Centr trainer Luke Zocchi stands facing the camera with his eyes close and resting his head, cheek t
Centr Team

Is 10-3-2-1-0 the formula for better sleep?

Centr Team

You know the numbers you’re lifting in the gym. You know the precise amount of protein powder you mix into every smoothie. But do you know the numbers you need for better sleep?

We’re not talking about how many hours you’re currently getting, although that’s important: adults need 7-8 hours of quality sleep every night.

We’re not talking about the sleep score on your fitness tracker, either.

The numbers that could matter are those in the 10-3-2-1-0 sleep rule – and this is how they could help you unlock a better night’s rest.

10 hours before bed: No more caffeine

The effects of everyone’s favorite stimulant usually kick in within an hour of consumption. As for how long it takes to wear off, well, that varies – according to the US FDA, it can take 4-6 hours for your body to metabolize half of the caffeine you consumed.

Whatever your preferred source, it’s safe to assume that consuming caffeine too late in the day is going to mess with your sleep. Let’s say you have a coffee because you’re staying up late to finish an assignment or pick up your kids from a party – when you do finally make it to bed, you’re going to struggle to switch off.

So keep that caffeine to 10 hours before your regular bedtime. And if you decide to swap out that second coffee for another beverage or snack, don’t forget that caffeine is also present in many sodas, sports drinks and foods.

3 hours before bed: No food or alcohol

We’re not saying eat dinner at 5pm. But raiding the fridge for a late-night snack? It’s not doing your sleep any favors, and could even be disrupting your circadian rhythm.

You’re forcing the organs and muscles that digest and metabolize food to keep working instead of resting, which can prevent you from falling into a deep sleep. And because life isn’t fair, women’s sleep patterns are more likely to be impacted than men’s.

The extra calories you’re getting from that binge-watch snacking can also end up stored as fat.

As for that nightly glass of wine to wind down, alcohol may send you off to sleep quickly, but even moderate amounts can disrupt your sleep cycle. As your body works to metabolize alcohol, you’re likely to get less deep and REM sleep. Once the metabolizing is done, you’re more likely to sleep lightly and wake frequently, leaving you to deal with all the consequences of a low-quality night’s rest the next day.

If that’s how you’re feeling today, we have some tips to get through it.

2 hours before bed: No more work

It may be tempting to check your email or get a head start on tomorrow before going to bed, but your mind needs time to relax and decompress.

You probably already have some level of stress if you’re checking your work emails late at night, and it’s only going to escalate if a problem that can’t be resolved at that hour lands in your inbox.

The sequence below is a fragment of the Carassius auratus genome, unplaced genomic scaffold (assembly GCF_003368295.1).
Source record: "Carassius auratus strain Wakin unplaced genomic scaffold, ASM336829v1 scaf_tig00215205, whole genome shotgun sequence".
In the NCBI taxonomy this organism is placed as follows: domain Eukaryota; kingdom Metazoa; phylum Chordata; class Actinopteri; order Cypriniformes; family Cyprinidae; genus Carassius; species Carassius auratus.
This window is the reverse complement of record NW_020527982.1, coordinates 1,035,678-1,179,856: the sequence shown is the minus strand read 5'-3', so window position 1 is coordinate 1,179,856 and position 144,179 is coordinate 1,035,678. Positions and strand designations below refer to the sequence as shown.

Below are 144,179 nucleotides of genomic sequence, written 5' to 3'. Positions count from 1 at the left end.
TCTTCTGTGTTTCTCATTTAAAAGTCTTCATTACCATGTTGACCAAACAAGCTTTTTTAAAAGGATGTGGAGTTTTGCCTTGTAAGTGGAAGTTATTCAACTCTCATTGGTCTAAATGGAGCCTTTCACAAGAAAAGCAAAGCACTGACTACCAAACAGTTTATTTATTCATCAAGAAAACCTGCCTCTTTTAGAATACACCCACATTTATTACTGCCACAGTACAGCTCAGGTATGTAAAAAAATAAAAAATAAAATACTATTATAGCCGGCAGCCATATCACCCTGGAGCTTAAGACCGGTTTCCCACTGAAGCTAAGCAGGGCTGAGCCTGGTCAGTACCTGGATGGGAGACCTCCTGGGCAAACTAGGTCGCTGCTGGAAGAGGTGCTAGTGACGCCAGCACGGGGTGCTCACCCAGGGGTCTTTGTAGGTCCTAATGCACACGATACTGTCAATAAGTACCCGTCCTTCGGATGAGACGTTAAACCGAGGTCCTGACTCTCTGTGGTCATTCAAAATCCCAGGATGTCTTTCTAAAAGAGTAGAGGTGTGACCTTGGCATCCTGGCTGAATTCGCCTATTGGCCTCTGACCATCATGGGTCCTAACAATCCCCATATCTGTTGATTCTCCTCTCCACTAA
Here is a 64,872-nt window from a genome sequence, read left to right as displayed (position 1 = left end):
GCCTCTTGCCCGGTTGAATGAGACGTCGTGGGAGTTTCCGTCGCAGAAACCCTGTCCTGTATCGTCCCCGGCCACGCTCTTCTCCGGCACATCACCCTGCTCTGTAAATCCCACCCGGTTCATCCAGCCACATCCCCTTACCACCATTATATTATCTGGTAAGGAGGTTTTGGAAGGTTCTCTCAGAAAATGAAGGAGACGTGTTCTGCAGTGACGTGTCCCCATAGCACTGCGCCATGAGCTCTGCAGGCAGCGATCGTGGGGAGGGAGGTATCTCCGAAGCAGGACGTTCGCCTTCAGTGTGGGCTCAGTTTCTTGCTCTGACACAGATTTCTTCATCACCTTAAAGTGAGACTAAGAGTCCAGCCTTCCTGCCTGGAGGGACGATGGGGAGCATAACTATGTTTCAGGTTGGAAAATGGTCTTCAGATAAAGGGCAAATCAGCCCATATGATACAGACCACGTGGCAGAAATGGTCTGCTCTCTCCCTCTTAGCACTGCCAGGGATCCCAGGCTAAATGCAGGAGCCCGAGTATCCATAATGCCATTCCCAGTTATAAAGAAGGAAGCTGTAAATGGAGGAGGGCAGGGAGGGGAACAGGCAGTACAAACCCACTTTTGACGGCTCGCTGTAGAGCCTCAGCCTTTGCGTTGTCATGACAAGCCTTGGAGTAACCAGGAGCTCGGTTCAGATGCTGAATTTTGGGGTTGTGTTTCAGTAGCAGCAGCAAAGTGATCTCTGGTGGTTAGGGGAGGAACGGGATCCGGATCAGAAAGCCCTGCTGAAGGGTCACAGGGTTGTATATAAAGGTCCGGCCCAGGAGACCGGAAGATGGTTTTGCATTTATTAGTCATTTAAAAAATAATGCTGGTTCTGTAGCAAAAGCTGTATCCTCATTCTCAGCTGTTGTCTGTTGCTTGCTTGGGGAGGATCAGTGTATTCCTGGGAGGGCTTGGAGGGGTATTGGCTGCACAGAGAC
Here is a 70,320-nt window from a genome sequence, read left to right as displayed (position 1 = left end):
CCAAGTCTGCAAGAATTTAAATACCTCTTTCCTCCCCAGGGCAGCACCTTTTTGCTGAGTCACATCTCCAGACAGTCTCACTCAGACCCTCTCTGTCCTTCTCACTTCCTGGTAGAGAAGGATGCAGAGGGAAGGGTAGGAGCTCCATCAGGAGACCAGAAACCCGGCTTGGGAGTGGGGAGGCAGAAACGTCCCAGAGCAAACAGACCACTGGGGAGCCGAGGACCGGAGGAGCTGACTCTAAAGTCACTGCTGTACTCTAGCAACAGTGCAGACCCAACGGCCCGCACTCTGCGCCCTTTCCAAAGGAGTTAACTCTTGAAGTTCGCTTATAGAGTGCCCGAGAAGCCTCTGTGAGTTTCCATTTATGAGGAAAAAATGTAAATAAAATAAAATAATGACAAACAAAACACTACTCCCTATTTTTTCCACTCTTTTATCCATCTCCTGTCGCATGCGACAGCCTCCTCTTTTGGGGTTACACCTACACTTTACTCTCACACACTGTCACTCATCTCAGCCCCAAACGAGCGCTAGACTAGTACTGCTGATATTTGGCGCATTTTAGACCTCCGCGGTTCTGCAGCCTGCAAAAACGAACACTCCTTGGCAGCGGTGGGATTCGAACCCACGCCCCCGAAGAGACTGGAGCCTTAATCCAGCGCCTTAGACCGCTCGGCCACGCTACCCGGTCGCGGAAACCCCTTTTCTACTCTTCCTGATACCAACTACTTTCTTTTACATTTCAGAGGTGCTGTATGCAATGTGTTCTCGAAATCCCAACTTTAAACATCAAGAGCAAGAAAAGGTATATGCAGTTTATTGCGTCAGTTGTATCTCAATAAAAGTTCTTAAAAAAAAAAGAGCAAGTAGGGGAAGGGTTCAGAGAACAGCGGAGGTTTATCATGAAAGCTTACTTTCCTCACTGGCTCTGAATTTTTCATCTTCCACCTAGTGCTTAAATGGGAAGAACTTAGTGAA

Why not shake off your day by trying a stress-relieving Yin Yoga session with Tahl Rinsky instead?

Or get those racing thoughts out onto paper by journaling – our guided audio will help if you’re not sure what to write.

1 hour before bed: No more screens

One last scroll on your socials, watching a YouTube video… It’s so easy to reach for the phone as you settle into bed.

While the idea that blue light from screens destroys sleep is prevalent, this myth has been busted in recent years. New research has shown its impacts to be minimal, with melatonin levels returning to normal 15 minutes after switching off the source of blue light.

But that doesn’t mean we recommend taking your laptop, tablet and phone to bed. Using devices will keep your mind alert and engaged, rather than helping you to switch off.

Doomscrolling in particular boomed during the pandemic, with research showing it can impact mental and physical health.

Use your phone as a force for good by hitting play on a Centr sleep visualization, then place it face down on the bedside table and follow Chris’s voice to a deep, restorative sleep.

0 minutes after your alarm goes off: Get up!

That’s right, instead of hitting snooze in the morning, take that alarm as your literal cue to get out of bed. If you’re repeatedly slapping the snooze button to get an extra 5 minutes’ sleep, you could actually be making yourself more groggy for the day ahead.

In the early morning, before we wake, we’re usually in the REM stage of sleep, our minds active and dreaming. Dipping in and out of this state can increase what’s known as sleep inertia – a feeling of grogginess, slow thinking and disorientation.

This usually dissipates within 15-30 minutes of waking, but a study of Japanese students found that repeated use of the snooze button can increase sleep inertia and fatigue.

Waking up to an alarm from deep sleep can also activate your fight or flight response. While your body may be able to deal with the increased heart rate and cortisol levels the first time, the shock and stress is going to add up if you hit ‘snooze’ again and again.

Looking for a little more help in the bedroom? Discover more tips for better sleep in our ultimate guide.

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